Gums ponders....
That's easy - Airbus is entirely based on the same sort of software covering for aerodynamic quirks that MCAS was intended for, but since Airbus cut all the connections they were forced to use a far more expensive redundant system, allowing certification. Why this was not done in the 737 was to maintain commonality because that's what customers demanded. The reason Airbus did it was so they could provide similar feel to a wide range of planes that actually don't perform similarly which is what their customers wanted.

I expect there is no aero fix besides selling 787s into that slot which, again, the customers buying 737s did not want. I expect that fixed surfaces capable of producing and offsetting nose-down moment at high AoA will overcorrect everywhere else, producing a pronounced nose-down moment in level flight, requiring up-trim and excessive fuel burn.

There isn't a fundamental problem with MCAS; there is a fundamental problem with the AoA system that tells pilots and other systems incorrect information about the status of the airplane. Had the FCCs simply dropped out when the AoA became unreliable, it would have taken MCAS with them. There was no need to report a stall condition when there wasn't one and no need to correct for a high AoA when that was also untrue.
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Old 21st Oct 2019, 20:09
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Originally Posted by gums
Salute!
Good grief, Airbus has been flying planes since the early 1990's with zero control stick feedback from AoA or atual aero forces on the elevator, aileron etc.. I really need an explanation of how they got their 320 and following planes certified.
Gums ponders....
An earlier post by infrequentflyer789 addressed this question (my emphasis). Is anybody in a position to comment?

MAX’s Return Delayed by FAA Reevaluation of 737 Safety Procedures (My emphasis)

All (civilian) fbw a/c with neutral stability control laws (C*) are certified under special conditions starting with A320 (actually arguably with Concorde but that was such a different beast it must have been all special conditions), those SCs, or at least the rationale, have more or less carried over since then (all later buses and other makers too now). I think even today (30+ yrs after A320 and much longer after the birds you flew) fbw is still referred to as "novel or unusual design feature" in certification The rationale is that the control force cues for heading towards the edge of the envelope are not required if the edge of envelope is protected by hard limits / fences instead (similarly MCAS is not needed on autopilot because the autopilot is fenced/limited). Pretty sure this was well covered on the 447 threads, mind you so was everything...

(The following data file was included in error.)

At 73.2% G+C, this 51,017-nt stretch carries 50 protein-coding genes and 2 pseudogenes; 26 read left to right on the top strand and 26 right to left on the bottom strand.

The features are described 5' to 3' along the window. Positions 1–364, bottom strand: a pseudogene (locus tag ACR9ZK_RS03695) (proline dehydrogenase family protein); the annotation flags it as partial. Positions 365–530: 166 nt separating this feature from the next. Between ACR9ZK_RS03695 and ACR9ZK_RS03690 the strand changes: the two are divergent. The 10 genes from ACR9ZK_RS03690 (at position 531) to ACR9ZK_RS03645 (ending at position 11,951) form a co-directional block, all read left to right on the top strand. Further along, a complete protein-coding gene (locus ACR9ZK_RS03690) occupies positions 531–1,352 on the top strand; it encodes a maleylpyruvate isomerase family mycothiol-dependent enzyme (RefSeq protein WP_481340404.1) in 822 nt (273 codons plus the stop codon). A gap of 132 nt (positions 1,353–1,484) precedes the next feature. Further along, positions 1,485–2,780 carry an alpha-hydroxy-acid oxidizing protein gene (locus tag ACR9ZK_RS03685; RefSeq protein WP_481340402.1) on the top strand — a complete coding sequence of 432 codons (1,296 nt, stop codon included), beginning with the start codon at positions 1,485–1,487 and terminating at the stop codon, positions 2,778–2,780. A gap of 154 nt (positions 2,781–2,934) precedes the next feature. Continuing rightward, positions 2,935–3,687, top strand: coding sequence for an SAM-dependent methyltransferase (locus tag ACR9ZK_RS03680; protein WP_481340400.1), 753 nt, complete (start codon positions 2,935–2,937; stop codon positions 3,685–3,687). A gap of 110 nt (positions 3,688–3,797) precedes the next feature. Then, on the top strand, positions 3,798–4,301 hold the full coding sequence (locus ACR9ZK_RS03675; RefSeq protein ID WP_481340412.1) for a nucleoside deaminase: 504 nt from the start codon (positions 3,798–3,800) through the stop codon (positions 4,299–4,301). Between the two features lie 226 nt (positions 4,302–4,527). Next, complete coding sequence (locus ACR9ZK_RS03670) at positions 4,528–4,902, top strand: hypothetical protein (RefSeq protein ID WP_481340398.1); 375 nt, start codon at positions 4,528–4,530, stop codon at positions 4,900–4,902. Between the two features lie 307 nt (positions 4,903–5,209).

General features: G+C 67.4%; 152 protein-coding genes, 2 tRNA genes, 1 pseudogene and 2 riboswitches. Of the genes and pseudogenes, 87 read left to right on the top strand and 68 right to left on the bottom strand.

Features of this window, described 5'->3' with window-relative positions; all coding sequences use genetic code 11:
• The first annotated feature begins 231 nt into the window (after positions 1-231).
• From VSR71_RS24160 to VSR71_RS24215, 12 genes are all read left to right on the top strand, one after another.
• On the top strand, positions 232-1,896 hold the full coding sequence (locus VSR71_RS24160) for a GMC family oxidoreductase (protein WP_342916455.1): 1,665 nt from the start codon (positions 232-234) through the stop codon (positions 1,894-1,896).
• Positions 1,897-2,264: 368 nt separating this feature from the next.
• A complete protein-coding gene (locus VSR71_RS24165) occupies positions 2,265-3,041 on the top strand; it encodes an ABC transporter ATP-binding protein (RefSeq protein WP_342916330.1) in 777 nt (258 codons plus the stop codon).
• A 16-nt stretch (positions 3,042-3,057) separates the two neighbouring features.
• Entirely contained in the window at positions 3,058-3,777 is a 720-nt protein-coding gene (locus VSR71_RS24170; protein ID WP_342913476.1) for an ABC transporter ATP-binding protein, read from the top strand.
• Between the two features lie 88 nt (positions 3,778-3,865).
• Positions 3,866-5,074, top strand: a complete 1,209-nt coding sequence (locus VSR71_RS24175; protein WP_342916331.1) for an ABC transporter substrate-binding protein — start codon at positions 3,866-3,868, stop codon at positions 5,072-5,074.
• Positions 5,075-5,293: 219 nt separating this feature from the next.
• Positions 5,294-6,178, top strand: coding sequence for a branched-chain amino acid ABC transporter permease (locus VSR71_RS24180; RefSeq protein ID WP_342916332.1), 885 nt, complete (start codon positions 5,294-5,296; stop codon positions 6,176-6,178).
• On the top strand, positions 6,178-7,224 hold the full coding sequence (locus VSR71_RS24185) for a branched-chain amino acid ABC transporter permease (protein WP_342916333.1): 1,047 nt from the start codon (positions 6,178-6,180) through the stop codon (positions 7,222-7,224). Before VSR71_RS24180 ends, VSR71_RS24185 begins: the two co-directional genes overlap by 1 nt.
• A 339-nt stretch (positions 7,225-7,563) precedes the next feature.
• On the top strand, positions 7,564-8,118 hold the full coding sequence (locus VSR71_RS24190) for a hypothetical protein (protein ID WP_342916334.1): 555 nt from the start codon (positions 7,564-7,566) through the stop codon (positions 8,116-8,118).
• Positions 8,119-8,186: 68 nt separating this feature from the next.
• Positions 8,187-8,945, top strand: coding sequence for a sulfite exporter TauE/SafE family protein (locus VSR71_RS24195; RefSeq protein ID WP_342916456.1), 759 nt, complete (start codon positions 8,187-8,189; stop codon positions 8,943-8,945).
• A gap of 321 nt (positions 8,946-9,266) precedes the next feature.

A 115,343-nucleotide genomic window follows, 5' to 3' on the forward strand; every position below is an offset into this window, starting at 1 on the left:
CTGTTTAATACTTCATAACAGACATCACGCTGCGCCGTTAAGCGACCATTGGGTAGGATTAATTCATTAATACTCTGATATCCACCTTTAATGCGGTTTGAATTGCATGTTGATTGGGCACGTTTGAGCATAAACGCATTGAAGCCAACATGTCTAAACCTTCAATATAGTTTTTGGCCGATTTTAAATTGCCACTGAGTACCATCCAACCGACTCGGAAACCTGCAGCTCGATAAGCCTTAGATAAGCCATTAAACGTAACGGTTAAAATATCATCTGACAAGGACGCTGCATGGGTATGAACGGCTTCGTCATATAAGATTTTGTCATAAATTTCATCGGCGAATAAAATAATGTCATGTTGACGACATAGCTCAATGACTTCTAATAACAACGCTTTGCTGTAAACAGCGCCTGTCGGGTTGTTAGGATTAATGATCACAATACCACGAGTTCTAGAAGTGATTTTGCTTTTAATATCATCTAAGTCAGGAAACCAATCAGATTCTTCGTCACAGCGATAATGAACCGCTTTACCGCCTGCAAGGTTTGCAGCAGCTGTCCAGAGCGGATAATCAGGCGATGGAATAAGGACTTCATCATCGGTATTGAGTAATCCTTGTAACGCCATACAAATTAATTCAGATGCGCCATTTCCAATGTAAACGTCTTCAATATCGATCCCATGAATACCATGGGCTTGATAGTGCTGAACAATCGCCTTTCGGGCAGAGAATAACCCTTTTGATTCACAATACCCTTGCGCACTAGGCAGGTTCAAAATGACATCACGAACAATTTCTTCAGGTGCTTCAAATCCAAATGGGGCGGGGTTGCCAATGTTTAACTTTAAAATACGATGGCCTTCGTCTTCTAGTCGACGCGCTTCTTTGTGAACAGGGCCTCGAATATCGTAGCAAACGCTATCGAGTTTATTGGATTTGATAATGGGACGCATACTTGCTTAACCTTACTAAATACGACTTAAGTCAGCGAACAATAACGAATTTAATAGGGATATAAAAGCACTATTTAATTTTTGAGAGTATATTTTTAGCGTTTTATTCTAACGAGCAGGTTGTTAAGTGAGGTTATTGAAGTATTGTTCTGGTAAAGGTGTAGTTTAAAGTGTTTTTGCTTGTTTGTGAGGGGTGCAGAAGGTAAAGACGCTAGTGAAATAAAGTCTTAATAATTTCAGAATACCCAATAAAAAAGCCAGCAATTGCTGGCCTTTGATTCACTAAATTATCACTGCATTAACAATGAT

Boeing took a different approach with 777/787, inventing C*U and providing a completely artificial feel on conventional controls, which I think allows them to meet the normal control force / stability reqs of part 25 without special conditions.

All these approaches fail in some way when stuff breaks and the a/c doesn't know (accurately) where it is in the envelope, AF477 ended up in a C* law without protection, C*U will inevitably reduce to C* if U is unknown (or deemed unreliable). There is a general principle (which turns into a requirement somewhere in the regs. I think) that any degradation of handling qualities must be inversely related to probability of occurrence and seriousness of failure consequences - that is the bit of the design and approvals process that MCAS seems to have got fatally wrong.
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Old 21st Oct 2019, 20:37
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Agree with gums; technical issues belong elsewhere.
The 737 Max problem is not associated with FBW or stick configuration.
The 737 Max aerodynamic issue involves a stability deficiency (not instability or complete flight envelope), which is corrected by use of background trim to adjust stick force (pilot’s perception of stability). The problem is with the implementation of the system and particularly its overall integrity wrt single sensor failure (or equivalent) which was exposed by the two accidents.